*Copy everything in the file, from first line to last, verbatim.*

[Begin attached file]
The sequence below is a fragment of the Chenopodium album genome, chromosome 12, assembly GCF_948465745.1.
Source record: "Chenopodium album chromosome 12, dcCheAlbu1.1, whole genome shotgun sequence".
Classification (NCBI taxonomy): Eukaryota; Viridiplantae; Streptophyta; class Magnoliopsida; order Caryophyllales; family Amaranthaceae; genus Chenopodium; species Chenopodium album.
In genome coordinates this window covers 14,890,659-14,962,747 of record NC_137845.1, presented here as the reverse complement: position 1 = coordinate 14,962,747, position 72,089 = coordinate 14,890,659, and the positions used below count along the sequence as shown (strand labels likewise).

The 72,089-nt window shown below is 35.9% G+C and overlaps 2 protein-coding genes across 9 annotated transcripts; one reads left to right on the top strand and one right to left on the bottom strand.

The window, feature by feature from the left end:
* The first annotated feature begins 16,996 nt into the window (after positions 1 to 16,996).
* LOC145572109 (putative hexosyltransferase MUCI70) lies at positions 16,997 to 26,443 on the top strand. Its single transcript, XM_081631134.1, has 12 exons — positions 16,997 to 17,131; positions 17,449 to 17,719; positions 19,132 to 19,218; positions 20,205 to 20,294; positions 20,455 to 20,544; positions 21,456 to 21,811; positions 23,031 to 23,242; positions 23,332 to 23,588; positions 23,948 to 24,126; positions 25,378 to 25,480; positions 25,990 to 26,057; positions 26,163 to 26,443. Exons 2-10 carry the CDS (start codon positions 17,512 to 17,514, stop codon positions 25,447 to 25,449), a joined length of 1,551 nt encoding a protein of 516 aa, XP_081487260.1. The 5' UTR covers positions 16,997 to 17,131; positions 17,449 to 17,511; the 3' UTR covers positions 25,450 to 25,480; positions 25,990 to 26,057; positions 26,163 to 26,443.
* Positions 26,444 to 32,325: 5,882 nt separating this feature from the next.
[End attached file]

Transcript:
The sequence below is a fragment of the Chenopodium album genome, chromosome 12, assembly GCF_948465745.1.
Source record: "Chenopodium album chromosome 12, dcCheAlbu1.1, whole genome shotgun sequence".
Classification (NCBI taxonomy): Eukaryota; Viridiplantae; Streptophyta; class Magnoliopsida; order Caryophyllales; family Amaranthaceae; genus Chenopodium; species Chenopodium album.
In genome coordinates this window covers 14,890,659-14,962,747 of record NC_137845.1, presented here as the reverse complement: position 1 = coordinate 14,962,747, position 72,089 = coordinate 14,890,659, and the positions used below count along the sequence as shown (strand labels likewise).

The 72,089-nt window shown below is 35.9% G+C and overlaps 2 protein-coding genes across 9 annotated transcripts; one reads left to right on the top strand and one right to left on the bottom strand.

The window, feature by feature from the left end:
* The first annotated feature begins 16,996 nt into the window (after positions 1 to 16,996).
* LOC145572109 (putative hexosyltransferase MUCI70) lies at positions 16,997 to 26,443 on the top strand. Its single transcript, XM_081631134.1, has 12 exons — positions 16,997 to 17,131; positions 17,449 to 17,719; positions 19,132 to 19,218; positions 20,205 to 20,294; positions 20,455 to 20,544; positions 21,456 to 21,811; positions 23,031 to 23,242; positions 23,332 to 23,588; positions 23,948 to 24,126; positions 25,378 to 25,480; positions 25,990 to 26,057; positions 26,163 to 26,443. Exons 2-10 carry the CDS (start codon positions 17,512 to 17,514, stop codon positions 25,447 to 25,449), a joined length of 1,551 nt encoding a protein of 516 aa, XP_081487260.1. The 5' UTR covers positions 16,997 to 17,131; positions 17,449 to 17,511; the 3' UTR covers positions 25,450 to 25,480; positions 25,990 to 26,057; positions 26,163 to 26,443.
* Positions 26,444 to 32,325: 5,882 nt separating this feature from the next.